The interface for the game is nicely laid out, and it certainly helps the gameplay remain approachable and enjoyable. Everything is easily accessible, and the various tools you need to build, maintain and protect a respectable space colony are right at your fingertips. You can easily see the active and inactive crewmembers, their happiness levels, certifications and current tasks, as well as a time clock that shows the times that are currently considered their personal and on-the-clock hours. As manager, you can adjust this level, but you’ll want to make certain they’re able to cope with the additional labor. Let one of them work too long, and he or she will begin destroying the base. It’s a lesson we all learned way back in the original Sim City games, but for some reason it’s one of those lessons whose limits we never seem to tire of testing.
Speaking of destroying the base, if you decide to colonize a base with alien life on it, plan to defend it. I don’t quite understand how an alien can just walk in and out of an airlock to get inside your structures, but apparently no one locks the air locks. Each employee has a small laser gun for self defense, but a group of malevolent aliens can quickly destroy your plans by destroying structures like showers, food courts, medical stations and the like, which in turn hampers your ability to keep your employees happy.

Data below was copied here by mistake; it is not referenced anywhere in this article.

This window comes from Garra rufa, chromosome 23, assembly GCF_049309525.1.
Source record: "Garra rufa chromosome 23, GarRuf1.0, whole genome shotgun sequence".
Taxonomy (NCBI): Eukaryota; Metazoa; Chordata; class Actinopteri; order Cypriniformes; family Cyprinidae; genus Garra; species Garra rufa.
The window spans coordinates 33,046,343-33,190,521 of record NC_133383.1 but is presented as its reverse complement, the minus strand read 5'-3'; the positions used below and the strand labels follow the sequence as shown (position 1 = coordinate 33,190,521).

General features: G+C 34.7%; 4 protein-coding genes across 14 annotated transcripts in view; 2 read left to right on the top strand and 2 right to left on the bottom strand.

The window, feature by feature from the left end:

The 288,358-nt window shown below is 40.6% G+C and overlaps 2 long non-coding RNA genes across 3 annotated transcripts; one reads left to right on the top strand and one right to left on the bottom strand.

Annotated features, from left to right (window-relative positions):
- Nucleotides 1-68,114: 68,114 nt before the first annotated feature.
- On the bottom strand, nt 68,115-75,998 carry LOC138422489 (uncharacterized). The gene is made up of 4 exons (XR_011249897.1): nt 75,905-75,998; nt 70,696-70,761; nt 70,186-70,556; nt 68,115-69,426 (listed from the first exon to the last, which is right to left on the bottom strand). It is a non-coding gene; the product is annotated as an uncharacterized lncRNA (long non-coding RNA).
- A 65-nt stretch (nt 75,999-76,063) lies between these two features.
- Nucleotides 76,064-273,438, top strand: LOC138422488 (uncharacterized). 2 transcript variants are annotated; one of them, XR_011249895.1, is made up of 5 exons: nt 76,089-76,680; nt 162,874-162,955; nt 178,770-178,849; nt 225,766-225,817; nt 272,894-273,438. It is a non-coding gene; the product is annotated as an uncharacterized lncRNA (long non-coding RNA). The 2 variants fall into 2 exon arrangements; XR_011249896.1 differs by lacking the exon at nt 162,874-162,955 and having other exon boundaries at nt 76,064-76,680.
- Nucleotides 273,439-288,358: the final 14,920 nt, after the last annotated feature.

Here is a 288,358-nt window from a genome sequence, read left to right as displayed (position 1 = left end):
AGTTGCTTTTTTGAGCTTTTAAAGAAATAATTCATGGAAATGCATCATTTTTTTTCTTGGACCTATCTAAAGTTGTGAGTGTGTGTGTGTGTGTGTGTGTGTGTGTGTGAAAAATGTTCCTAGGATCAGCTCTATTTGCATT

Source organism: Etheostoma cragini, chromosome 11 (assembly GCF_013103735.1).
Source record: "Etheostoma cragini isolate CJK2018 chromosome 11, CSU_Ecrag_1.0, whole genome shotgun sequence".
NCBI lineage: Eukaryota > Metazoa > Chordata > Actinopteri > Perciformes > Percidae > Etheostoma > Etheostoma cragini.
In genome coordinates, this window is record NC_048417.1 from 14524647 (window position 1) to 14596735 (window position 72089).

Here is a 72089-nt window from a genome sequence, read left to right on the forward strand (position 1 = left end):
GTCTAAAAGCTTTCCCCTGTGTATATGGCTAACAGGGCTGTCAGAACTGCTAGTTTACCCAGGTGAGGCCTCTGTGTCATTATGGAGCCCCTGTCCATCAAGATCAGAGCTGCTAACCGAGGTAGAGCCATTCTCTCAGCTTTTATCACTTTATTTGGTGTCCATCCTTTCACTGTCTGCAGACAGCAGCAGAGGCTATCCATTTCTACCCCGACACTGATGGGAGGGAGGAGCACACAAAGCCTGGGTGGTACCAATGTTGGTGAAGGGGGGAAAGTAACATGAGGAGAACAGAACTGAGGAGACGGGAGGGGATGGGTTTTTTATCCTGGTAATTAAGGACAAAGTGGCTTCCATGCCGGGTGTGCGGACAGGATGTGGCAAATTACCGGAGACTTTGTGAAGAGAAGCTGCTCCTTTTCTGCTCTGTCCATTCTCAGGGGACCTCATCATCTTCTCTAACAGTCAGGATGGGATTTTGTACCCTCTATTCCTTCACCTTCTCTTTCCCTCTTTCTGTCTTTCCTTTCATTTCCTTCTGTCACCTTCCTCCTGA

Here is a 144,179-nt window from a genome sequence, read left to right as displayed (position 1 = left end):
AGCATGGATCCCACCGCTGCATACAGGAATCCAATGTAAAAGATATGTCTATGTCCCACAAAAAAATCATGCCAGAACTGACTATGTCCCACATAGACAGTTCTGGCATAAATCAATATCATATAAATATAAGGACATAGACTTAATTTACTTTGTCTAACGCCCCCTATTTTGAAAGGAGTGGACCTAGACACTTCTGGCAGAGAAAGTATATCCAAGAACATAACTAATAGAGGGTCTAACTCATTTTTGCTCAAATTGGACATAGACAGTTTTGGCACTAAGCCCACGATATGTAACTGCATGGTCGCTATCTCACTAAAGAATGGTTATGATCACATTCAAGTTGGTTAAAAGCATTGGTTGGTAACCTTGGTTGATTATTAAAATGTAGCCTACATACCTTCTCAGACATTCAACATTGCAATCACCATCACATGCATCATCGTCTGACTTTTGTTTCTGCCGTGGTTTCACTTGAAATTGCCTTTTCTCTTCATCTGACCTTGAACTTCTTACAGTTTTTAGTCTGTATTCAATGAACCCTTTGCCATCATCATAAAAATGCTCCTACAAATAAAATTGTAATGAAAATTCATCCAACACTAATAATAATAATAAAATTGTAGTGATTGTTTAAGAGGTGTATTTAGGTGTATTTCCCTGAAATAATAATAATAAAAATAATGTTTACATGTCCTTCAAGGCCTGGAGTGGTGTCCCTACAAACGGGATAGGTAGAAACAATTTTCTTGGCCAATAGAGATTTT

Space Colony has provided defense equipment to prevent such hostile takeovers, but the campaign doesn’t provide them until latter stages of the process. Once you reach the latter stages or decide to just start your own colony on a specified planet, you are provided an entire arsenal to choose from, but early on you’re essentially left to deal with the invasions. Military units do incur some cost, and some also incur costs to simply maintain their ammo supply. If you’re inclined to use force, you’ll have a lot of fun warding off alien attacks using equipment ranging from small lasers to a full-blown military robot. Just be prepared to pay for that fun.
And fun, ultimately, is the key to this game. Space Colony provides a number of ways to entertain gamers time and again. I personally enjoy mining resources and creating tourism centers to create revenue. Gathering resources consists of placing an extractor in the region where that resource is plentiful, then assigning an employee to actually run that machine. The gathered resources are collected by a warehouse robot and stored in the warehouse. Multiple warehouses provide more robots as well as more storage space. You can then use the resources within your facilities or sell them to obtain more credits. The credits can then be used to build more extractors or tourism facilities.